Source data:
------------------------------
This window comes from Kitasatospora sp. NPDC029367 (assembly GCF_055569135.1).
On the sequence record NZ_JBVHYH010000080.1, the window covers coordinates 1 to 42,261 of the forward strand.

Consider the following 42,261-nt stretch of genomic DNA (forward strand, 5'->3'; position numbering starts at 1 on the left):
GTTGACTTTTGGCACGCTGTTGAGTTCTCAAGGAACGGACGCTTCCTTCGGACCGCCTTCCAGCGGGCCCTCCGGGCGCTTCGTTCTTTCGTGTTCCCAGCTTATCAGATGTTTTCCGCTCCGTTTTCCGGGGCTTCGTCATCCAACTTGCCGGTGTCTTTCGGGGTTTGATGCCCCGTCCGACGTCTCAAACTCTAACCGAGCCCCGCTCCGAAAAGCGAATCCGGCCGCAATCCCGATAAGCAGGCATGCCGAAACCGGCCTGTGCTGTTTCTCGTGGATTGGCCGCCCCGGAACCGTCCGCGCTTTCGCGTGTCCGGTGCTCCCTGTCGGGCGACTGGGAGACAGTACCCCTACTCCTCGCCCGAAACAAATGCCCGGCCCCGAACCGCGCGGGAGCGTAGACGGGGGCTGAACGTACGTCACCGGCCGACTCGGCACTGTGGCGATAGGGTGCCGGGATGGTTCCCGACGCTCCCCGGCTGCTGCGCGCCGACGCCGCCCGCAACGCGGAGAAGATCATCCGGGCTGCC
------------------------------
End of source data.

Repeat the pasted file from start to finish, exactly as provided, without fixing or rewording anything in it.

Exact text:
This window comes from Kitasatospora sp. NPDC029367 (assembly GCF_055569135.1).
On the sequence record NZ_JBVHYH010000080.1, the window covers coordinates 1 to 42,261 of the forward strand.

Consider the following 42,261-nt stretch of genomic DNA (forward strand, 5'->3'; position numbering starts at 1 on the left):
GTTGACTTTTGGCACGCTGTTGAGTTCTCAAGGAACGGACGCTTCCTTCGGACCGCCTTCCAGCGGGCCCTCCGGGCGCTTCGTTCTTTCGTGTTCCCAGCTTATCAGATGTTTTCCGCTCCGTTTTCCGGGGCTTCGTCATCCAACTTGCCGGTGTCTTTCGGGGTTTGATGCCCCGTCCGACGTCTCAAACTCTAACCGAGCCCCGCTCCGAAAAGCGAATCCGGCCGCAATCCCGATAAGCAGGCATGCCGAAACCGGCCTGTGCTGTTTCTCGTGGATTGGCCGCCCCGGAACCGTCCGCGCTTTCGCGTGTCCGGTGCTCCCTGTCGGGCGACTGGGAGACAGTACCCCTACTCCTCGCCCGAAACAAATGCCCGGCCCCGAACCGCGCGGGAGCGTAGACGGGGGCTGAACGTACGTCACCGGCCGACTCGGCACTGTGGCGATAGGGTGCCGGGATGGTTCCCGACGCTCCCCGGCTGCTGCGCGCCGACGCCGCCCGCAACGCGGAGAAGATCATCCGGGCTGCC